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Enhancing fitness in older overweight vets with impaired fasting glucose
Miriam C. Morey, PhD
Durham VA Medical Center, Durham, NC
Funding Period: July 2008 - June 2011
Rates of diabetes continue to increase in this country and are responsible for a disproportionate utilization of health care expenditures. Increasing trends in yearly prevalence rates of diabetes suggest that prediabetes is becoming more common among users of VA for health care. Obesity also continues to rise in VA. The VA has aggressively addressed increases in diabetes, prediabetes, and obesity with implementation of diabetes education and weight management programs and performance measures aimed at optimizing health care in these patients. The VA National Center for Health Promotion (NCP) has instituted several initiatives aimed at promoting physical activity (PA) but implementations of these initiatives vary widely depending upon personnel, equipment, and facilities availability. Building on a successful home-based PA counseling research program, we developed the Enhanced Fitness Study.
The primary objective of the Enhanced Fitness study was to improve glycemic control in older, overweight adults with impaired fasting glucose receiving primary care at the Durham VA. We hypothesized that individuals receiving intensive PA counseling would have significantly improved insulin action, as indicated by fasting insulin, fasting glucose, and by the calculated homeostasis model assessment (HOMA) of insulin resistance, than individuals receiving usual primary care (UC). Other outcomes included comparisons between intensive PA counseling against UC for secondary outcomes of glycemic control (Hemoglobin A1c, metabolic syndrome score), PA, physical function, and health related quality of life.
Our study design included an adaptive randomization which reallocated individuals to higher or lower doses of telephone counseling at three months. This design would allow us to compare costs and outcomes based on different levels of telephone counseling.
Finally we proposed a "train the trainers" approach to teach PA counseling methods developed for this study to other health care practitioners.
We employed a randomized clinical trial with an adaptive randomization design. Veterans ages 60 and over, not regularly exercising, with a body mass index between 25 and 45, and a fasting glucose between 100 and 125 mg/dl were included in this study (n=302). They were randomized to receive high intensity PA counseling or UC. The PA counseling consisted of: (1) in-person baseline counseling, (2) primary care provider endorsement at next clinic visit, (3) telephone counseling for one-year, (4) automated telephone primary care provider endorsement four times during the year, and (5) tailored quarterly mailed reports. A MOVE! consult was submitted for study participants in both arms. At three months, individuals in the PA counseling arm were randomly reassigned to higher or lower doses of PA counseling for the remainder of the study.
The average age of the sample was 67 with a range of 60 to 89. Forty-six percent of the sample had only a high school degree or less. The most frequently reported comorbidities were hypertension (72%) and arthritis (52%). Of 302 patients randomized, 262 (86.8%) of the sample completed the 12-month follow-up visit.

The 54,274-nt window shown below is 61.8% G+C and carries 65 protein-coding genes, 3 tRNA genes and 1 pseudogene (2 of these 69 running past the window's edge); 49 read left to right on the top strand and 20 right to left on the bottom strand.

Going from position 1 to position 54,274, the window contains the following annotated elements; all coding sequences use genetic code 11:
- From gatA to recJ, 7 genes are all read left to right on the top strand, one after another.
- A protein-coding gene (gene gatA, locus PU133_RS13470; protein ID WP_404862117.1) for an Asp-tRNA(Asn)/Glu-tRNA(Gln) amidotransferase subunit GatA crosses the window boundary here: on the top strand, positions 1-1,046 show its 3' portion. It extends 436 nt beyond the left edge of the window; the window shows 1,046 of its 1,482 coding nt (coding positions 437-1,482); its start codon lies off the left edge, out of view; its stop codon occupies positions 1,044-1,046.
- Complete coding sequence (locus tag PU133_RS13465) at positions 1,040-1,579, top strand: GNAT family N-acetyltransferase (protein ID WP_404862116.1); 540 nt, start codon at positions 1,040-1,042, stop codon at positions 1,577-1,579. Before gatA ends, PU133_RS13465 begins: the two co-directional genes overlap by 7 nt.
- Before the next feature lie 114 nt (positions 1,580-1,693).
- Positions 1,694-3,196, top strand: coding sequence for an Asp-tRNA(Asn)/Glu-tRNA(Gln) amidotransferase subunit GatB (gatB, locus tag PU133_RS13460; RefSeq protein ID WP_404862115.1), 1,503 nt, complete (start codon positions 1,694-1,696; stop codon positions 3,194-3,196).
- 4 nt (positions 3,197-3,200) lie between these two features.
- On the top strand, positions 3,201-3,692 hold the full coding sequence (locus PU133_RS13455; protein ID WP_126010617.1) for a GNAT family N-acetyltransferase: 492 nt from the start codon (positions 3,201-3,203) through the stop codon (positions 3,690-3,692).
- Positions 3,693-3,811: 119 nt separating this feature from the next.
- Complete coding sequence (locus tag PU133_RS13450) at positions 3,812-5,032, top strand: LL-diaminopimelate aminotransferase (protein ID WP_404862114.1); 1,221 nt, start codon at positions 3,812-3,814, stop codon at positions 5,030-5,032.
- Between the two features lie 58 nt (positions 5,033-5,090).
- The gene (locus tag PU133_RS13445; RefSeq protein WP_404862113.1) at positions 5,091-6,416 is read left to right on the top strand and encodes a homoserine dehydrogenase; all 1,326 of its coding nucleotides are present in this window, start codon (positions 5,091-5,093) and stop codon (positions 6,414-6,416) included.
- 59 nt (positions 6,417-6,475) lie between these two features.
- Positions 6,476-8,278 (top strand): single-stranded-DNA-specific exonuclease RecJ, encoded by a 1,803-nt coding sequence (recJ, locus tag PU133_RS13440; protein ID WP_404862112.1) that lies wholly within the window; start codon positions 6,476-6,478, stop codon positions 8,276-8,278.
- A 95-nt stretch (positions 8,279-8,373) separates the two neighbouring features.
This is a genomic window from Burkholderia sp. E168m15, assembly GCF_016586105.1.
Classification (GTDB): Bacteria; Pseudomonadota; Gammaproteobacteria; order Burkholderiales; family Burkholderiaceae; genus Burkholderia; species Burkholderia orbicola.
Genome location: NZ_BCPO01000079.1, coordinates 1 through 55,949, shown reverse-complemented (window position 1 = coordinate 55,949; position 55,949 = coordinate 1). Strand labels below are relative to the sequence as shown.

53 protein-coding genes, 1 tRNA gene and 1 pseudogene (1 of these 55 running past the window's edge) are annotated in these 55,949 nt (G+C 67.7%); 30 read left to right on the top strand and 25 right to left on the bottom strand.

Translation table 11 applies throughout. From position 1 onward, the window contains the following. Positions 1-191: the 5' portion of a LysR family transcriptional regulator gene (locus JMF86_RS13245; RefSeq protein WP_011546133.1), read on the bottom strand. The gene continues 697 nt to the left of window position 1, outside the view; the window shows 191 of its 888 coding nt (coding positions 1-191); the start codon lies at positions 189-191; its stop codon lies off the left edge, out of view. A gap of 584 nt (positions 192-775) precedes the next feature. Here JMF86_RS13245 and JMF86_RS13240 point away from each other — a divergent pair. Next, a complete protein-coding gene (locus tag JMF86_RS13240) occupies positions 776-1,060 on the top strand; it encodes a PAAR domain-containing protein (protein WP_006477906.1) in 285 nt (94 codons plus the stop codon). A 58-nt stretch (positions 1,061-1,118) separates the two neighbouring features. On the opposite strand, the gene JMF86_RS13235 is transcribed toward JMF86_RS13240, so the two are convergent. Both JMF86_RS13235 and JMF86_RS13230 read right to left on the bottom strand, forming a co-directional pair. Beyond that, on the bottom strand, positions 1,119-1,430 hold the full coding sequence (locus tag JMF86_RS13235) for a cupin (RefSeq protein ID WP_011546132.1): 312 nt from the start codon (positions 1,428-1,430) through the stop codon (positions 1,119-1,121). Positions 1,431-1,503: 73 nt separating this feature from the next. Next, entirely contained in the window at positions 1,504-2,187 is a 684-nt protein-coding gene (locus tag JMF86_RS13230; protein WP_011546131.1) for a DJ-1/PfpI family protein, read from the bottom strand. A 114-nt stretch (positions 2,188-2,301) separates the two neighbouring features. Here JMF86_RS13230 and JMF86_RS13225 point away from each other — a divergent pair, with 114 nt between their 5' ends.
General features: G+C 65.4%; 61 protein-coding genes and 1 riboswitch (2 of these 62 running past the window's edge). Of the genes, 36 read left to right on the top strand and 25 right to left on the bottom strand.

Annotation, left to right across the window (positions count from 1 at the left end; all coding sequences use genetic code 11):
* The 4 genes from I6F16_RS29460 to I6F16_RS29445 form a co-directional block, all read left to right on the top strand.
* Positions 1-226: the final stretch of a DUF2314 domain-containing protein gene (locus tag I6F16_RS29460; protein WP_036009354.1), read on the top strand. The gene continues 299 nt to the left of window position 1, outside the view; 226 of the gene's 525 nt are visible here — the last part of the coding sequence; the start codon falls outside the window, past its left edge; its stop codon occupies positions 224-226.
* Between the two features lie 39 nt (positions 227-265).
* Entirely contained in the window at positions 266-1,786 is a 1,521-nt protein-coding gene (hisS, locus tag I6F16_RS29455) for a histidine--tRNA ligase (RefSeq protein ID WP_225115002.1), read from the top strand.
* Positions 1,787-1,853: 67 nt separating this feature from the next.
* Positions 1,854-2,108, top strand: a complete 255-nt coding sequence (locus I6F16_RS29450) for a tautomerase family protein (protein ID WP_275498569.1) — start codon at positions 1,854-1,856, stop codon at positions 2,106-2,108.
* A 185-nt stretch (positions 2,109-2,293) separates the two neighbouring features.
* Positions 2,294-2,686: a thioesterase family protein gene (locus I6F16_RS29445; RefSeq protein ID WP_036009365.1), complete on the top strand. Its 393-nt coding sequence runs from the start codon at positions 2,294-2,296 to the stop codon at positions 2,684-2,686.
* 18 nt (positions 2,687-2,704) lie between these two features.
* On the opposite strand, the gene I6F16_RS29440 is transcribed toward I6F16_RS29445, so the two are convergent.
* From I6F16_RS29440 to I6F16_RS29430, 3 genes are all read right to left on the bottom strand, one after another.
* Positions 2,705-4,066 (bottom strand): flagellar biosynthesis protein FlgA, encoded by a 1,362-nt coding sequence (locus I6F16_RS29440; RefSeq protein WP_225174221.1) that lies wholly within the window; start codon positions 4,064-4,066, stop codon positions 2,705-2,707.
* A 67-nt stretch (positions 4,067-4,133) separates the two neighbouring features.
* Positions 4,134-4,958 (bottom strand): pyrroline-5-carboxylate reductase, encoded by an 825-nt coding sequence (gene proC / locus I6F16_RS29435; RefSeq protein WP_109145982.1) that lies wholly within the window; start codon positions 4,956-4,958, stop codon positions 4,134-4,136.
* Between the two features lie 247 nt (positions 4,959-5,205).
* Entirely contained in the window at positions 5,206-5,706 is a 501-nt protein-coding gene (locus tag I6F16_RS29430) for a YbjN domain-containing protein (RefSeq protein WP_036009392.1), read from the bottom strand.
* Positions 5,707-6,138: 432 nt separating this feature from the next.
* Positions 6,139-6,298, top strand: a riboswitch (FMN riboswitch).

There were no significant differences between PA counseling and UC over time for any of the glycemic indicators. Both groups had declines over time of approximately 6% in fasting blood glucose, p< 0.001. These declines were not sufficient to affect the change in HOMA scores due to fluctuations in insulin over time. HbA1c remained stable throughout the year.
Walking and other endurance physical activity increased significantly over time for the PA counseling group from an average 73 minutes per week at baseline to an average 133 minutes per week at 12-months (+82%) in comparison to the UC group whose endurance PA remained constant from 115 minutes per week at baseline to 112 minutes per week at 12-months, p<0.0001 for between group difference controlling for baseline PA. The prevalence of individuals meeting the goal of 150 minutes of endurance exercise increased in the PA counseling group over time from 16% to 42% in contrast to UC whose prevalence of individuals meeting the 150 minute per week marker was stable over time, OR=1.65(1.08,2.53) for meeting or not meeting goals between groups. Both groups increased strength training activities over time with no between group differences noted. No changes were noted for other secondary outcomes relating to health quality of life or physical function.
The JAMA recently published a meta-analysis of the impact of home-based versus structured exercise in Type II diabetes. They concluded that PA counseling alone did not have a positive impact on their primary outcome of HemA1C. Our study confirms this finding in a VA population and points towards the higher chronic disease burden that Veterans possess as a possible impediment to achieving evidence-based levels of PA necessary to obtain certain health benefits. Further research is needed to optimize health promoting strategies for PA for Veterans.
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DRA: Aging, Older Veterans' Health and Care, Health Systems, Diabetes and Other Endocrine Disorders
DRE: Treatment - Efficacy/Effectiveness Clinical Trial, Treatment - Observational, Prevention
Keywords: Exercise, Obesity, Outcomes
MeSH Terms: none